Was the Sahara Green in the Past?
The name of the Sahara Forest Project reminded me that I’ve been hearing for a long time that the Sahara desert was once a paradise. Is that really so?
Interestingly, climate reconstructions have indicated that the Sahara desert has gone through three “green episodes” during the past 120,000 years, according to Science Daily (see The Green Sahara, A Desert In Bloom). Marine sediment cores have been used to study the particles transported from the Sahara by wind and rivers and deposited in the ocean. More river-transported particles and fewer wind-transported particles during any given geological period indicate a greater vegetation cover.
Dr. Rik Tjallingii from Kiel University in Germany says that variability in the earth’s rotational angle adjusts the effects of incoming solar radiation, causing climate change over long time scales. During the three periods Tjallingii studied, these changes increased moisture production and moved the African monsoon farther north, bringing rains to the Sahara. The geological evidence correlates with computer climate simulations, which predict the same changes in vegetation cover indicated by the sediment cores. During these “Green Sahara” or “Wet Sahara” periods, the region was “almost completely covered with extensive grasslands, lakes and ponds,” says Science Daily.
The most recent Green Sahara period was supposed to have been from about 7500 BCE to 3000 BCE, sometimes called the Neolithic Subpluvial or the Holocene Wet Phase. In The African Experience: From Olduvai Gorge to the 21st century, Roland Oliver writes that during the subpluvial, Northern Africa enjoyed a savanna-type environment:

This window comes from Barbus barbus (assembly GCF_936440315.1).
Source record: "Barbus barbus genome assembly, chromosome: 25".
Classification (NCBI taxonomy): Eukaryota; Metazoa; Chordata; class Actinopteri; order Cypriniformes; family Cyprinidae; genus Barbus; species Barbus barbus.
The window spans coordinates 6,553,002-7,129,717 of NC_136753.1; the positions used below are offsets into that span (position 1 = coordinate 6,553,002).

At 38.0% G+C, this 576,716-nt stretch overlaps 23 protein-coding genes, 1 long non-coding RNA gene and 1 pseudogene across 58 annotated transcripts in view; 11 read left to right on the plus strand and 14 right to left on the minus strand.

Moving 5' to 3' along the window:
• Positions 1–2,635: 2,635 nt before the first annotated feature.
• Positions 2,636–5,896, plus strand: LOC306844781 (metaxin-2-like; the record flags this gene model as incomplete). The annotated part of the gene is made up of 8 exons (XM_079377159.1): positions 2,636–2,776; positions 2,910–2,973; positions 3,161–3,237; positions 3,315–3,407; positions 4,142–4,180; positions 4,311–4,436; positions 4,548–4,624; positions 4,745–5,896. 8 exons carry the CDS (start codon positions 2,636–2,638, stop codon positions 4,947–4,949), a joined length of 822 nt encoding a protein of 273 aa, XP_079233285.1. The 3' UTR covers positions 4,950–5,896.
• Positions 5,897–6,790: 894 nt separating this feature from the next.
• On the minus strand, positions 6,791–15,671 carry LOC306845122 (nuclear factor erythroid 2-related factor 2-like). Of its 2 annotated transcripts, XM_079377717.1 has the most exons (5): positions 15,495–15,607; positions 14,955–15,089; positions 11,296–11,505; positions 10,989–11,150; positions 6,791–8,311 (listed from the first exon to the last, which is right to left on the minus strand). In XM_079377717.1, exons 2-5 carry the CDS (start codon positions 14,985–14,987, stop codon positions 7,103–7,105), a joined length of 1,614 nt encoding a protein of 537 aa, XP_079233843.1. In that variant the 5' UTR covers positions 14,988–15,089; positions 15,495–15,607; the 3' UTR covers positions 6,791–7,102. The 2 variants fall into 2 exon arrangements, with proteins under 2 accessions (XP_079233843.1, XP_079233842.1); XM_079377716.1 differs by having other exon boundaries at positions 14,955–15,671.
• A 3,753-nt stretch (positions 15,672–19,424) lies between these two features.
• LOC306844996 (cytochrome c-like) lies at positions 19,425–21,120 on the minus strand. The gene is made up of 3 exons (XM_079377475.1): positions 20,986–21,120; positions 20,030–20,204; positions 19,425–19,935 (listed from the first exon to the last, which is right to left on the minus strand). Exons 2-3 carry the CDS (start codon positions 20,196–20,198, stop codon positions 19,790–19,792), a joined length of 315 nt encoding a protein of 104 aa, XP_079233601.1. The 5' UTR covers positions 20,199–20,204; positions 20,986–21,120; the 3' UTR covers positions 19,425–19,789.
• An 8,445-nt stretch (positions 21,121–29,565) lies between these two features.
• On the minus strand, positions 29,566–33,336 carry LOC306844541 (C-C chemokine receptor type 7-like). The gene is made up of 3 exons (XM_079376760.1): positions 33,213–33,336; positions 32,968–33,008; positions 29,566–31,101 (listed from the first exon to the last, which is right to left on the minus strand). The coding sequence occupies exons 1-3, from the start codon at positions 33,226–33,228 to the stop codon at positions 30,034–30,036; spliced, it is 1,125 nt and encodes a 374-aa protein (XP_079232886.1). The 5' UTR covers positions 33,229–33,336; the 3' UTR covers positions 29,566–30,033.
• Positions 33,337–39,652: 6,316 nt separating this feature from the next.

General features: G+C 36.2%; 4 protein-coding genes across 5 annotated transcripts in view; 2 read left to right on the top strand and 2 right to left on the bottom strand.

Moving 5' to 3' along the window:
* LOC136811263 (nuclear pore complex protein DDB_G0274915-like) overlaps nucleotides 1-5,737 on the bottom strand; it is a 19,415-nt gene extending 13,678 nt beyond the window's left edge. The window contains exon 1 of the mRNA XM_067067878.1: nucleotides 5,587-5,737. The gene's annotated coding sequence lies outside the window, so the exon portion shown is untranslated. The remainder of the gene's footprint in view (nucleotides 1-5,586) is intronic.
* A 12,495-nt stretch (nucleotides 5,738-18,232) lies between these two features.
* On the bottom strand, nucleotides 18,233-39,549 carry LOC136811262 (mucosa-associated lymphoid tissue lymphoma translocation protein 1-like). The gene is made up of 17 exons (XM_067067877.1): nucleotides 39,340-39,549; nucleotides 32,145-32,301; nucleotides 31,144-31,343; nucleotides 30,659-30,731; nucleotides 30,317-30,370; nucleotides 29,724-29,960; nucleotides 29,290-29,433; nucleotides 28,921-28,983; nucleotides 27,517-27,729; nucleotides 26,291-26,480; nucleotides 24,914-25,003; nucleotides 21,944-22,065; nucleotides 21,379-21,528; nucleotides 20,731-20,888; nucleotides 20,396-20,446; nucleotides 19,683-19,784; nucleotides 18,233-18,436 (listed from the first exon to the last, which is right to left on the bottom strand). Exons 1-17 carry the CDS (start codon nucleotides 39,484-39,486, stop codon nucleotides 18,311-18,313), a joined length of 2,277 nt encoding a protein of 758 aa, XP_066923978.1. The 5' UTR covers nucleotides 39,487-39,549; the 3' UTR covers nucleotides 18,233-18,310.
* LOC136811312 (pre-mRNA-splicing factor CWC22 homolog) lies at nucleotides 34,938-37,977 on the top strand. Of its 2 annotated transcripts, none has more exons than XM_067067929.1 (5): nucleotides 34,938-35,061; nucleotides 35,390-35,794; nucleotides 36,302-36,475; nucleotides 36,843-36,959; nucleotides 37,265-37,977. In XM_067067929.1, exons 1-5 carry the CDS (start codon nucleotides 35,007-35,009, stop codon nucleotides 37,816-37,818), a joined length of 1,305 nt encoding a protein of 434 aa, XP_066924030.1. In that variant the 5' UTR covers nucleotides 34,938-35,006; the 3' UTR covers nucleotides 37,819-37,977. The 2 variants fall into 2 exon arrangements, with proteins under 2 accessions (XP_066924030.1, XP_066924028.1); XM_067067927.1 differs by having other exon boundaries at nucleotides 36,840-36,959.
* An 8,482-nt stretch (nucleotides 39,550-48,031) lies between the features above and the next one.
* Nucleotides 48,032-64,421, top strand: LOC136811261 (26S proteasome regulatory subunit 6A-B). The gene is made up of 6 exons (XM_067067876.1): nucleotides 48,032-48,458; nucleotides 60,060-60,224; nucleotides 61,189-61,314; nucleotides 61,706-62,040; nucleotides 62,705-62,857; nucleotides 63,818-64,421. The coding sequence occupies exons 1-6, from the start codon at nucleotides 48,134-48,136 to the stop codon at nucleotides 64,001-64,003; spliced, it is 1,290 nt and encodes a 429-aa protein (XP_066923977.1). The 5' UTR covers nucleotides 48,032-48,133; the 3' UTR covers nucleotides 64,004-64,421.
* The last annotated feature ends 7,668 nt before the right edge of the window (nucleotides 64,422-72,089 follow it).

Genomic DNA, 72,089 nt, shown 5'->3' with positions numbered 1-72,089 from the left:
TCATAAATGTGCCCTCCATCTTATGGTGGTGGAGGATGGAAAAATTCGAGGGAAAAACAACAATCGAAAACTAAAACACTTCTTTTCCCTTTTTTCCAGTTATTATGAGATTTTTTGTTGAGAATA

[In] the highlands of the central Sahara beyond the Libyan desert… in the great massifs of the Tibesti and the Hoggar, the mountaintops, today bare rock, were covered at this period with forests of oak and walnut, lime, alder and elm. The lower slopes, together with those of the supporting bastions — the Tassili and the Acacus to the north, Ennedi and Air to the south — carried olive, juniper and Aleppo pine. In the valleys, perennially flowing rivers teemed with fish and were bordered by seed-bearing grasslands.
Can the technological solutions proposed by the Sahara Forest Project really help drylands peoples in places like the Sahara combat desertification? Maybe so. Otherwise, we might have to wait for the next subpluvial, which could take a while.